- World Health Organization, Factsheet: Biodiversity and Health. 2015(Available from: https://www.who.int/news-room/fact-sheets/detail/biodiversity-and-health).
- Pyšek, P., et al., Scientists' warning on invasive alien species. Biol Rev Camb Philos Soc, 2020. 95(6): p. 1511-1534.
- Adebayo, O., Loss of Biodiversity: The Burgeoning Threat to Human Health. Annals of Ibadan postgraduate medicine, 2019. 17(1): p. 1-3.
- Reading, C.J., et al., Are snake populations in widespread decline? Biology letters, 2010. 6(6): p. 777-780.
- Hämäläinen, A., et al., The ecological significance of secondary seed dispersal by carnivores. 2017. 8(2): p. e01685.
- Glaser, L.B., Snakes act as 'ecosystem engineers' in seed dispersal. Cornell Chronicle, 2018 (Cited May 21, 2021. Available from: https://news.cornell.edu/stories/2018/02/snakes-act-ecosystem-engineers-seed-dispersal ).
- Sunyer, P., et al., The ecology of seed dispersal by small rodents: a role for predator and conspecific scents. 2013. 27(6): p. 1313-1321.
- Hasik, A., Snakes spreading seeds. Ecology for the masses, 2018(Cited May 31, 2021. Available from: https://ecologyforthemasses.com/2018/08/16/snakes-spreading-seeds/).
- Ruxton, G.D. and H.M. Schaefer, The conservation physiology of seed dispersal. Philosophical transactions of the Royal Society of London. Series B, Biological sciences, 2012. 367(1596): p. 1708-1718.
- Moola, S., et al., Leptospirosis prevalence and risk factors in India: Evidence gap maps. 0(0): p. 00494755211005203.
- Centers for Disease Control and Prevention, Rodents. 2010: p. Accessed 03 April 2021. Available from: https://www.cdc.gov/rodents/index.html.
- Himsworth, C.G., et al., Rats, cities, people, and pathogens: a systematic review and narrative synthesis of literature regarding the ecology of rat-associated zoonoses in urban centers. Vector Borne Zoonotic Dis, 2013. 13(6): p. 349-59.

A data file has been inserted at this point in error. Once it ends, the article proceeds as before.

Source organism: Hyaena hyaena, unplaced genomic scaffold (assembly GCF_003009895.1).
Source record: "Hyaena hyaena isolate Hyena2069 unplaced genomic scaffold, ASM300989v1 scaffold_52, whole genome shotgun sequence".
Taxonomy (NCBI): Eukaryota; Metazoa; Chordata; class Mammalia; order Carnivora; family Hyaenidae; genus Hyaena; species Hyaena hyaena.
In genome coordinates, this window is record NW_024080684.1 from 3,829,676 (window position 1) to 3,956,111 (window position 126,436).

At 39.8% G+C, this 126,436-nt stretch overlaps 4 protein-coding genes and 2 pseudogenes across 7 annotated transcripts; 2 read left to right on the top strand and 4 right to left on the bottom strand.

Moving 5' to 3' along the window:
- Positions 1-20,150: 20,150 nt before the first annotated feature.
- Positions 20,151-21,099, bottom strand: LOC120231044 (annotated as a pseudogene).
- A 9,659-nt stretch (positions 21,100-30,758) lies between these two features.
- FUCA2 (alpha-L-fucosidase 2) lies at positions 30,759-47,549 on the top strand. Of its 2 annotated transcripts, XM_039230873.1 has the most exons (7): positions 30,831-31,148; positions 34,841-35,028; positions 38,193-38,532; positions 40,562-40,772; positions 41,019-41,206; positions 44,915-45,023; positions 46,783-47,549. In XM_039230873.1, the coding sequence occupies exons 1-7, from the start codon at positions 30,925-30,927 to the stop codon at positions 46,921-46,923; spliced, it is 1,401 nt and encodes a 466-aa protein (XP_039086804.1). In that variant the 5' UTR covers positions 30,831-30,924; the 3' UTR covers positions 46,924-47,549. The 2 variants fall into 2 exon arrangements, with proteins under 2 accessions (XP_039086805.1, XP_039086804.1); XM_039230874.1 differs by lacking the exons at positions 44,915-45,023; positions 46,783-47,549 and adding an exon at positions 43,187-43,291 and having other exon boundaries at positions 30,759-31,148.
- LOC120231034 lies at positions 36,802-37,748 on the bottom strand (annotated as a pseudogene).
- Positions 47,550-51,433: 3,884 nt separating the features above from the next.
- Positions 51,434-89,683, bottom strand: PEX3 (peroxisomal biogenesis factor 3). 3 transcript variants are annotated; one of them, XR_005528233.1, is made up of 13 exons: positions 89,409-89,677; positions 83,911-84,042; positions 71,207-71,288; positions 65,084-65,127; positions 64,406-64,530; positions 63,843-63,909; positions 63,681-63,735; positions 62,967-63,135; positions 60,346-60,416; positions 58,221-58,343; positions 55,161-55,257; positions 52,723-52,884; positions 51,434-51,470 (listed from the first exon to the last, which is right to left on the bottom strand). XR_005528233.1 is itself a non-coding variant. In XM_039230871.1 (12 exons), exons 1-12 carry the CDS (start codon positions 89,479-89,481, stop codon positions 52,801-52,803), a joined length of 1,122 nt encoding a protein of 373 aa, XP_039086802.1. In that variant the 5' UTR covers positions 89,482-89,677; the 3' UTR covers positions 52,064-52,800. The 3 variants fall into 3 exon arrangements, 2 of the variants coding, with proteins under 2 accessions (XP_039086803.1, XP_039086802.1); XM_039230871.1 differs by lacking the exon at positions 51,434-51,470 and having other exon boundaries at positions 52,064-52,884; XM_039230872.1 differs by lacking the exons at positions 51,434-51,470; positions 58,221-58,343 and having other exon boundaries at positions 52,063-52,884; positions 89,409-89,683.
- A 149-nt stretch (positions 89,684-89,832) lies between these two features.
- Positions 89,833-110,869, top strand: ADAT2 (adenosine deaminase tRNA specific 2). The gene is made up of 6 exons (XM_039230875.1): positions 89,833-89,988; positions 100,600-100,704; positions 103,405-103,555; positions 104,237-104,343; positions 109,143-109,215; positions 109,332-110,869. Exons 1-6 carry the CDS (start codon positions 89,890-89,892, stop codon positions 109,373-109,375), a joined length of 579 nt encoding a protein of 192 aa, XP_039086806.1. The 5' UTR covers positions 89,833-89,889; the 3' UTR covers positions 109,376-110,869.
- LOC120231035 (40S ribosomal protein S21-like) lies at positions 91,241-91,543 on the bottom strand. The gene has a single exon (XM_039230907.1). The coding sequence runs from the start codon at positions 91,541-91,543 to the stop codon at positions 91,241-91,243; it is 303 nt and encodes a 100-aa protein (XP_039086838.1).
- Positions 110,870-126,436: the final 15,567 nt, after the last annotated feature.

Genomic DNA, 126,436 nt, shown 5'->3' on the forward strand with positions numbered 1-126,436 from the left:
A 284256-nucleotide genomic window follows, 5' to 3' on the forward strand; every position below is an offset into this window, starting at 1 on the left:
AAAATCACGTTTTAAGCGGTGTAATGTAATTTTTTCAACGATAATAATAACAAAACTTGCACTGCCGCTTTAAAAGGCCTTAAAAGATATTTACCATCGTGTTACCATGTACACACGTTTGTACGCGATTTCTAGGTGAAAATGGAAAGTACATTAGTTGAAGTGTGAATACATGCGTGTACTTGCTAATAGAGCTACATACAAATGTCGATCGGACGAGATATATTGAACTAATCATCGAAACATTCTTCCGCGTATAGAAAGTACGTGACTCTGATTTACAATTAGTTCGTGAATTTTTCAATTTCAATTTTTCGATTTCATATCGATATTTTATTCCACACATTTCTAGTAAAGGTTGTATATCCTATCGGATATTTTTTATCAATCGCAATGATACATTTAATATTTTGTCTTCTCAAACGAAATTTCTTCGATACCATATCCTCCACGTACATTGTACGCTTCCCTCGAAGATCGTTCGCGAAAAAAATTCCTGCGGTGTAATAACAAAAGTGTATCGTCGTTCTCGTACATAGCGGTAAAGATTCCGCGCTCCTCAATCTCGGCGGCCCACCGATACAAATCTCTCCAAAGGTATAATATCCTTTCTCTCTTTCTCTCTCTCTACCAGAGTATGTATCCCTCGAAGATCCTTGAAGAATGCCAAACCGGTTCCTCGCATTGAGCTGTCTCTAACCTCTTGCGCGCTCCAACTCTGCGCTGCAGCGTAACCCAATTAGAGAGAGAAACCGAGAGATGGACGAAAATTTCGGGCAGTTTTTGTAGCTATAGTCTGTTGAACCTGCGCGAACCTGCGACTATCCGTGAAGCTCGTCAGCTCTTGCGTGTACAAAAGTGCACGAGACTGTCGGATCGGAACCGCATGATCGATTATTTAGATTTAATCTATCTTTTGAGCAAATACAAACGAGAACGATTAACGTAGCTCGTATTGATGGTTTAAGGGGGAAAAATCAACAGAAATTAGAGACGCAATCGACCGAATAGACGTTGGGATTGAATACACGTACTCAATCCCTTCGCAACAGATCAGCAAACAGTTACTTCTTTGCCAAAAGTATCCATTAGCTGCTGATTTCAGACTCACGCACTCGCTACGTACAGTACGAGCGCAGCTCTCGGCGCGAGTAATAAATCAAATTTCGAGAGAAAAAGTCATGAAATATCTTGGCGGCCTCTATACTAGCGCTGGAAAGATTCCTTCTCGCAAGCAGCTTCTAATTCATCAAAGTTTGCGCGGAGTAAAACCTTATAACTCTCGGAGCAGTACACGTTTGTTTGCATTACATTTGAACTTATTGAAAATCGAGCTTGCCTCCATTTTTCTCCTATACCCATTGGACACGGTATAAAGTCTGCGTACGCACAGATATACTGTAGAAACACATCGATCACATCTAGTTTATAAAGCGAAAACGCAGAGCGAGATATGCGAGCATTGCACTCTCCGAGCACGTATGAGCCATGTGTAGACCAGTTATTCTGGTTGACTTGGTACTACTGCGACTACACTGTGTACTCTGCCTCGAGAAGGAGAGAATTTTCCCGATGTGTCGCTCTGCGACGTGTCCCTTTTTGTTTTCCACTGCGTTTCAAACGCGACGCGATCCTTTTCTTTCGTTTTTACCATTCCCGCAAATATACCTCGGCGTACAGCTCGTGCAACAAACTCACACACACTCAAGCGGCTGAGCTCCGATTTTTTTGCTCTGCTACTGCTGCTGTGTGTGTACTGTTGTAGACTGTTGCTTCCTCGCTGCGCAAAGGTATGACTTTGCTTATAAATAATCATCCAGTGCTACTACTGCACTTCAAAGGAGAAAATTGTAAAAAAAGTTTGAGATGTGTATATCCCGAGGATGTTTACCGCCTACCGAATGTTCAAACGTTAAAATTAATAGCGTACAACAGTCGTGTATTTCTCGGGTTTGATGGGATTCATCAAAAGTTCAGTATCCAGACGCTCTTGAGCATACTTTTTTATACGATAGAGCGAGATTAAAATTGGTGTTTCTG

- Rabiee, M.H., et al., Rodent-borne diseases and their public health importance in Iran. PLoS neglected tropical diseases, 2018. 12(4): p. e0006256-e0006256.
- Miller, J., A World Without Snakes. In Forestry and Wildlife. 2020 (Cited June 02, 2021. Available from: https://www.aces.edu/blog/topics/forestry-wildlife/a-world-without-snakes/).
- Singleton, G.R., et al., Impacts of rodent outbreaks on food security in Asia. Wildlife Research, 2010. 37(5): p. 355-359.
- Jowit, J. and A. Searle, Snake numbers ‘in decline'. The Hindu, 2010 (Cited June 02, 2021. Available from: https://www.thehindu.com/opinion/op-ed/Snake-numbers-lsquoin-decline/article16242431.ece).
- Save The Snakes, Why Snakes? 2021(Cited May 31, 2021. Available from: https://savethesnakes.org/s/why-snakes/).
- Ferraz, C.R., et al., Multifunctional Toxins in Snake Venoms and Therapeutic Implications: From Pain to Hemorrhage and Necrosis. 2019. 7(218).
- World Health Organization, Snakebite envenoming. 2021 (Cited May 31, 2021. Available from: https://www.who.int/snakebites/antivenoms/en/).
- Bansal AB, Sattar Y, and Jamil RT, Eptifibatide. [Updated 2020 Nov 30]. In: StatPearls [Internet]. Treasure Island (FL): StatPearls Publishing. 2021: p. Available from: https://www.ncbi.nlm.nih.gov/books/NBK541066/.
- Bordon, K.d.C.F., et al., From Animal Poisons and Venoms to Medicines: Achievements, Challenges and Perspectives in Drug Discovery. 2020. 11(1132).
- Mohamed Abd El-Aziz, T., A. Garcia Soares, and J.D. Stockand, Snake Venoms in Drug Discovery: Valuable Therapeutic Tools for Life Saving. Toxins, 2019. 11(10): p. 564.
- Péterfi, O., et al., Hypotensive Snake Venom Components-A Mini-Review. Molecules (Basel, Switzerland), 2019. 24(15): p. 2778.
- Takacs, Z. and S. Nathan, Animal Venoms in Medicine, in Encyclopedia of Toxicology (Third Edition), P. Wexler, Editor. 2014, Academic Press: Oxford. p. 252-259.